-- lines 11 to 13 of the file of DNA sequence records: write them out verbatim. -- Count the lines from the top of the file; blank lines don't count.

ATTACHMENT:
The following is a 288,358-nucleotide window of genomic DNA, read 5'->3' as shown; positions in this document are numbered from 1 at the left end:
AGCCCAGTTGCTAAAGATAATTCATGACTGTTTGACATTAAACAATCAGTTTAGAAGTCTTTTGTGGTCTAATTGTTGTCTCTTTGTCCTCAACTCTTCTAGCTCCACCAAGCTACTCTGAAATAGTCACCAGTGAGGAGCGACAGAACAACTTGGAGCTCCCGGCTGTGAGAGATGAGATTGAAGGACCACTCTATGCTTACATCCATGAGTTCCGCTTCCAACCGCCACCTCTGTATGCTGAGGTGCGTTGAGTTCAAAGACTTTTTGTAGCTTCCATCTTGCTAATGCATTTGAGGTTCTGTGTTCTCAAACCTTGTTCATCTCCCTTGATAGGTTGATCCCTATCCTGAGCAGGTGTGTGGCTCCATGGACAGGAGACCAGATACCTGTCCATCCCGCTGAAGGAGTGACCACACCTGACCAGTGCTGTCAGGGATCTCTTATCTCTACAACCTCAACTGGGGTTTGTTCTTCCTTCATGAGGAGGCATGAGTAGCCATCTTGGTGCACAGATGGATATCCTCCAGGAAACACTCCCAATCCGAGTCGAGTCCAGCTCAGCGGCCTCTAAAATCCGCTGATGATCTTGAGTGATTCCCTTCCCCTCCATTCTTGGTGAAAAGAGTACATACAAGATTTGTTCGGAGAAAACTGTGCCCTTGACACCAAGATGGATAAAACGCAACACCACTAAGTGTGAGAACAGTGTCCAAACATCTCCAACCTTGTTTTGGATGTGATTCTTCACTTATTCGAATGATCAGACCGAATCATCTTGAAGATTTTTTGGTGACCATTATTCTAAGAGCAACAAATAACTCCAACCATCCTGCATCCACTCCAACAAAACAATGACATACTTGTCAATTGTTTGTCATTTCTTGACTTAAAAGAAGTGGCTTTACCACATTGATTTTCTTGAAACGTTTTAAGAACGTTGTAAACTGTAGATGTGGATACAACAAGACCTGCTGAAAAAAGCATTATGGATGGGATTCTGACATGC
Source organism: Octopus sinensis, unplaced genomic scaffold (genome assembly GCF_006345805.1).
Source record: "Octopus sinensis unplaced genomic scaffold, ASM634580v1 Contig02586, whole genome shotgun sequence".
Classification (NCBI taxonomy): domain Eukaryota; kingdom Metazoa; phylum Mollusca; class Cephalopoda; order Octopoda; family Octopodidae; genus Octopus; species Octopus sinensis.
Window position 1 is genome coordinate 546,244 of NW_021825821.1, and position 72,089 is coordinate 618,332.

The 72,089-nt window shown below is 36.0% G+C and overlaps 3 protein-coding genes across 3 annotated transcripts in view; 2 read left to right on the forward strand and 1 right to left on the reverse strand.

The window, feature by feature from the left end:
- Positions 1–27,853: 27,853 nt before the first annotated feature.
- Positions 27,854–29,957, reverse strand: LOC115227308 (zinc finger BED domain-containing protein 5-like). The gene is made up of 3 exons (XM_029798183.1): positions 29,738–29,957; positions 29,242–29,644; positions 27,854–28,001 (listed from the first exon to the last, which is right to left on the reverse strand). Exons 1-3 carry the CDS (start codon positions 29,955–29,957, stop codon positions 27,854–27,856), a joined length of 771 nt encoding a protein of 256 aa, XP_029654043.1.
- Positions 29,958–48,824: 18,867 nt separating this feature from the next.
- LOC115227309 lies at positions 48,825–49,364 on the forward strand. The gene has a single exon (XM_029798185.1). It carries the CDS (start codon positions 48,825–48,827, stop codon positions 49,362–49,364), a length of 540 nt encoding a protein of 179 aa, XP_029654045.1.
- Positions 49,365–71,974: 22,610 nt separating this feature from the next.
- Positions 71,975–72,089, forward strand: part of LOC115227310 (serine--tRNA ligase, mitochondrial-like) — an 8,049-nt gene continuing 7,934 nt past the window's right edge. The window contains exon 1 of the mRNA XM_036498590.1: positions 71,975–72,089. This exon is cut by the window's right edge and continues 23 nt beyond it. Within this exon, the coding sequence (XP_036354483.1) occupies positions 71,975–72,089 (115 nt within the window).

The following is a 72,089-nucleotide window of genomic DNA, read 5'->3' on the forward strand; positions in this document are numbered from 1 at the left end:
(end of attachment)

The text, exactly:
- Positions 29,958–48,824: 18,867 nt separating this feature from the next.
- LOC115227309 lies at positions 48,825–49,364 on the forward strand. The gene has a single exon (XM_029798185.1). It carries the CDS (start codon positions 48,825–48,827, stop codon positions 49,362–49,364), a length of 540 nt encoding a protein of 179 aa, XP_029654045.1.
- Positions 49,365–71,974: 22,610 nt separating this feature from the next.